Laura Bliss is a staff writer at CityLab, covering transportation and the environment. She also authors MapLab, a biweekly newsletter about maps (subscribe here). Her work has appeared in the New York Times, The Atlantic, Los Angeles magazine, and beyond.
Talk of the transportation future is focused on the next shiny thing. But one old technology is central to real transformation.
Consider the bus. What comes to mind? For many Americans, it’s the grumbling, clattering, stuck-in-traffic, when-will-it-come, car’s-in-the-shop mobility mode of last resort. You might not ride it, and if you do, you might not like it.
That’s why we need to talk about it. The bus has rarely needed your love more. And the underdog of transit has never held more heroic potential.
With urban populations and travel on the rise, transportation is now the top contributor to U.S. greenhouse gas emissions. Nearly 90 percent of commuters in this country drive private cars, and in many urban areas traffic congestion—i.e., wasted time, gas, and money—is getting worse. Cities are searching for ways to move people around in fewer vehicles and leave a softer impact on the environment, with light-rail referenda, ride-hailing partnerships, autonomous shuttle pilots, dreams of aerial taxis, and more.
All of these modes have a place in the urban present and future. (Except maybe the helicopters; we can leave those to Die Hard.) But too many cities are ignoring what is arguably the cheapest and most flexible general-purpose option, which happens to be available already: the bus. Buses can carry large numbers of people in a compact amount of road space. They don’t require special rights-of-way (though that’s sometimes ideal). They can be deployed and rerouted as needed. Across modes, they’re the most affordable to cities in terms of capital costs, and often in terms of operations.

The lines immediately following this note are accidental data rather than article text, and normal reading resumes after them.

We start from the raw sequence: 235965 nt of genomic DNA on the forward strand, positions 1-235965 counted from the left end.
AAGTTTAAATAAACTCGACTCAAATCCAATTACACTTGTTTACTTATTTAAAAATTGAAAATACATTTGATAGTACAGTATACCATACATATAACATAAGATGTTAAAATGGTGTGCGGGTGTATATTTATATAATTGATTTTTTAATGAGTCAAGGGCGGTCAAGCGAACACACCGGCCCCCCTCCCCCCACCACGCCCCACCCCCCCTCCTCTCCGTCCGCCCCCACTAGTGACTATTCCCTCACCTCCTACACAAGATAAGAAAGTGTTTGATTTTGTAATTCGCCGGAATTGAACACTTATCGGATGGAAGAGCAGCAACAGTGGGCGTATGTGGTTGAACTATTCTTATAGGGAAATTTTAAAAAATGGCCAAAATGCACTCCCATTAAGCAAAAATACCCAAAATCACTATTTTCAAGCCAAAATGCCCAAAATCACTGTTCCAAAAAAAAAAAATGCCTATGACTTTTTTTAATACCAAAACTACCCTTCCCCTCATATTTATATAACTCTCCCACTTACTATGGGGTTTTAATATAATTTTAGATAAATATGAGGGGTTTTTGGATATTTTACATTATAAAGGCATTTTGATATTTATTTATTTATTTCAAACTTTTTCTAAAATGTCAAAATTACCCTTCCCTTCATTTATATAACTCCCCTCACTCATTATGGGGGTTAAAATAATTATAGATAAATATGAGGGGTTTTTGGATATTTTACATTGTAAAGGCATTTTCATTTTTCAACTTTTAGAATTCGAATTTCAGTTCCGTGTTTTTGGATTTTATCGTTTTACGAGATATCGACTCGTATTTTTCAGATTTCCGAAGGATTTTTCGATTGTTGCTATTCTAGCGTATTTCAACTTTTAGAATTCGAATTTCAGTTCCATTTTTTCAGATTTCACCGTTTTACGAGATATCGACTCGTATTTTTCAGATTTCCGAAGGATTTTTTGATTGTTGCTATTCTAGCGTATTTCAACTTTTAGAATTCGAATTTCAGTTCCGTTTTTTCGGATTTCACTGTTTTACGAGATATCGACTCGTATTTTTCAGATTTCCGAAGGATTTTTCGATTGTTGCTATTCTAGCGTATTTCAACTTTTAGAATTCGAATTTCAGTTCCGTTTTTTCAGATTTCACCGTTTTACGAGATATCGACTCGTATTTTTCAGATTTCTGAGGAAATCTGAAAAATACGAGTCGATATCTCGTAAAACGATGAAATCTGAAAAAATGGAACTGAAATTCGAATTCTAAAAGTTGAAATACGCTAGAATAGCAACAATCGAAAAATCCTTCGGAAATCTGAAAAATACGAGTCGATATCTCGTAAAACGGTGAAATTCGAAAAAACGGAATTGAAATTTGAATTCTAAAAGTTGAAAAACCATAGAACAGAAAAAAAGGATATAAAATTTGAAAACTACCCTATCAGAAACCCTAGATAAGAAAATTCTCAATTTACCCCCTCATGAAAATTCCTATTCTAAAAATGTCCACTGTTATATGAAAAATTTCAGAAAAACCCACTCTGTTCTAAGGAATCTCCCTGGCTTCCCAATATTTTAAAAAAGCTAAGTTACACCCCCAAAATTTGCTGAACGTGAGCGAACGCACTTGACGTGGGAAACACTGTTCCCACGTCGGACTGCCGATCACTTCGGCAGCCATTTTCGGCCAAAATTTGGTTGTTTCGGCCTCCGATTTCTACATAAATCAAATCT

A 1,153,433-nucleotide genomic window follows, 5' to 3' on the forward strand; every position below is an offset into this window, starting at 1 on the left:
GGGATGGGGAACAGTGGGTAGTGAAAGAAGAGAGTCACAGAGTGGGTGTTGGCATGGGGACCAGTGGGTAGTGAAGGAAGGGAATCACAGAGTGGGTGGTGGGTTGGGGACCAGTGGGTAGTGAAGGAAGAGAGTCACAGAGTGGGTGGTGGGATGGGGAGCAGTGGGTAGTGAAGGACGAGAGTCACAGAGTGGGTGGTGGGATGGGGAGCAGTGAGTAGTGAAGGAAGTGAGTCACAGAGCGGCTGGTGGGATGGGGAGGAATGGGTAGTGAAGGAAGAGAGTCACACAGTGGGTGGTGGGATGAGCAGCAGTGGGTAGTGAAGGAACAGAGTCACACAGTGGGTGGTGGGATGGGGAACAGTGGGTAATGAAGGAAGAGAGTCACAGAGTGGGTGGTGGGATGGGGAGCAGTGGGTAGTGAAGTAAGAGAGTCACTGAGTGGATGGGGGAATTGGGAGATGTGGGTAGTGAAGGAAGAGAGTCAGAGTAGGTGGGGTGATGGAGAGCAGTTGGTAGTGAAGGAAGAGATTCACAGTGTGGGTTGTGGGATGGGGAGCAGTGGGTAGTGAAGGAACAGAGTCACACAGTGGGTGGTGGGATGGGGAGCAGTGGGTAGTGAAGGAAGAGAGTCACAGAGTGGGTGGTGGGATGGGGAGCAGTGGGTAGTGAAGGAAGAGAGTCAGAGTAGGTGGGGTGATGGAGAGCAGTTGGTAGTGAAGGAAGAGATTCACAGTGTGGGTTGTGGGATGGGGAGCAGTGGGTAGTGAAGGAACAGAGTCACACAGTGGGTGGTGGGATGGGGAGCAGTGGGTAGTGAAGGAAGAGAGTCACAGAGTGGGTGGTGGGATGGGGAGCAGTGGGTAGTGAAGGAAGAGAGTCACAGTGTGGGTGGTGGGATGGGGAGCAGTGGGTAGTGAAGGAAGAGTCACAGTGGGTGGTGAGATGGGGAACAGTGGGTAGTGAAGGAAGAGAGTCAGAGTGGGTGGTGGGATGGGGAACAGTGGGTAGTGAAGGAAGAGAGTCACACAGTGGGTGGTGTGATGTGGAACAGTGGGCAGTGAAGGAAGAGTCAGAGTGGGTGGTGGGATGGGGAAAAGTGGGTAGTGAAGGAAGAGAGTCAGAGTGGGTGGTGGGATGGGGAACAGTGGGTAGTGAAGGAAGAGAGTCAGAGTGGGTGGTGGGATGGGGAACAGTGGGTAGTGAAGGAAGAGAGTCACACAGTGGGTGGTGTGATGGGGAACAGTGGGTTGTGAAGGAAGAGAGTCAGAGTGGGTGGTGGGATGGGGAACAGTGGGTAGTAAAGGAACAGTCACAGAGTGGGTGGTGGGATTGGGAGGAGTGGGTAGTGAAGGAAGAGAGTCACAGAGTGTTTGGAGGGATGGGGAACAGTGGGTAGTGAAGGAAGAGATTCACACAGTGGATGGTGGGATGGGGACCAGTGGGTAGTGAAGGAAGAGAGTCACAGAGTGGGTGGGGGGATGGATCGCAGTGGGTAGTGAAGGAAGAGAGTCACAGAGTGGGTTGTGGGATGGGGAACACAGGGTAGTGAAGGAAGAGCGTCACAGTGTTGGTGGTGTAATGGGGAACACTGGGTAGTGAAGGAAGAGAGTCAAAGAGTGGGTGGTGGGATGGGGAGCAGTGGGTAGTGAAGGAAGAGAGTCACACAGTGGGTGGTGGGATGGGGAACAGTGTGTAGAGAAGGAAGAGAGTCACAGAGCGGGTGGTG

And there is no inherent reason that buses must be bottom-shelf transportation. We’ve just treated them that way. Nationwide, federal, state, and local budgets have long systematically prioritized cars over mass transportation. Service cuts that tore up bus networks across the country during the recession haven’t been made up for. That’s largely why bus ridership declined in 31 out of 35 major metros last year. Even some cities on rail-building bonanzas, such as L.A. and Denver, are watching transit ridership decline across the board, in part because investment in buses has trailed so far behind the commitment to trains.
Meanwhile, as the transportation consultant Jarrett Walker often points out, the hype around on-demand apps like Uber, Lyft, and Via fuels the notion that the future of transportation is one where traditional transit has ceased to exist. Where we’re going, we don’t need buses: We’ll take flying Ubers or subterranean Teslas or something even newer and shinier. The venerable bus—which has been around in some form for centuries—is exquisitely vulnerable to the end-is-nigh narrative. Suburban communities in Florida, Texas, California and beyond are replacing old bus routes with subsidies for demand-response services and hoping for the best. Cities like San Francisco and New York are watching 8- to 12-seat, semi-flexible “microtransit” shuttles follow routes almost identical to popular bus lines.
Part of the downturn in bus ridership has been attributed to the rise of ride-hailing, as fewer Americans who can afford other options choose the bus. Who could blame them? In so many cities, buses are painfully slow. They arrive with big gaps or all bunched together. Their routes and schedules can be byzantine and inscrutable, and riders’ ability to track them in real time is woeful. They break down a lot—more than 17 percent of the country’s bus systems have fallen out of good repair, according to the most recent Federal Transit Administration report. In spread-out, unwalkable cities, you’ll usually get there faster if you choose another mode.